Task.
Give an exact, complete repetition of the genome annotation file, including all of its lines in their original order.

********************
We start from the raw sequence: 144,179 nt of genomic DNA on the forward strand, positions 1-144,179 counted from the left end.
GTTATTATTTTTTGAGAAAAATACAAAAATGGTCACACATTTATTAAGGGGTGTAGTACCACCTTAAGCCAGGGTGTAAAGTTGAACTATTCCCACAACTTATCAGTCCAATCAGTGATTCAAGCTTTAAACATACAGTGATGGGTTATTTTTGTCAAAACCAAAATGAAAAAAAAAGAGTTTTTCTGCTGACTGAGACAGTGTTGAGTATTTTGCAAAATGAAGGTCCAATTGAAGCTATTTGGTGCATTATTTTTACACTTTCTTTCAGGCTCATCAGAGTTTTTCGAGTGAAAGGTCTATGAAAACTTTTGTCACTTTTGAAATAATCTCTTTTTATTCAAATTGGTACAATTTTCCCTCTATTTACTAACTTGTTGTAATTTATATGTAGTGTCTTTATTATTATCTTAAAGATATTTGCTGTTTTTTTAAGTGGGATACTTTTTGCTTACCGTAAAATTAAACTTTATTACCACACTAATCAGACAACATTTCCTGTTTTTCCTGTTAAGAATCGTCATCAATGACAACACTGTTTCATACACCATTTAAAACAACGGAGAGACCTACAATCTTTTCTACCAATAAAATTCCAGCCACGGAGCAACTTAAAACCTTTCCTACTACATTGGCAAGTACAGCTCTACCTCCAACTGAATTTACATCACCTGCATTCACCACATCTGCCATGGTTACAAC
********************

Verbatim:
We start from the raw sequence: 144,179 nt of genomic DNA on the forward strand, positions 1-144,179 counted from the left end.
GTTATTATTTTTTGAGAAAAATACAAAAATGGTCACACATTTATTAAGGGGTGTAGTACCACCTTAAGCCAGGGTGTAAAGTTGAACTATTCCCACAACTTATCAGTCCAATCAGTGATTCAAGCTTTAAACATACAGTGATGGGTTATTTTTGTCAAAACCAAAATGAAAAAAAAAGAGTTTTTCTGCTGACTGAGACAGTGTTGAGTATTTTGCAAAATGAAGGTCCAATTGAAGCTATTTGGTGCATTATTTTTACACTTTCTTTCAGGCTCATCAGAGTTTTTCGAGTGAAAGGTCTATGAAAACTTTTGTCACTTTTGAAATAATCTCTTTTTATTCAAATTGGTACAATTTTCCCTCTATTTACTAACTTGTTGTAATTTATATGTAGTGTCTTTATTATTATCTTAAAGATATTTGCTGTTTTTTTAAGTGGGATACTTTTTGCTTACCGTAAAATTAAACTTTATTACCACACTAATCAGACAACATTTCCTGTTTTTCCTGTTAAGAATCGTCATCAATGACAACACTGTTTCATACACCATTTAAAACAACGGAGAGACCTACAATCTTTTCTACCAATAAAATTCCAGCCACGGAGCAACTTAAAACCTTTCCTACTACATTGGCAAGTACAGCTCTACCTCCAACTGAATTTACATCACCTGCATTCACCACATCTGCCATGGTTACAAC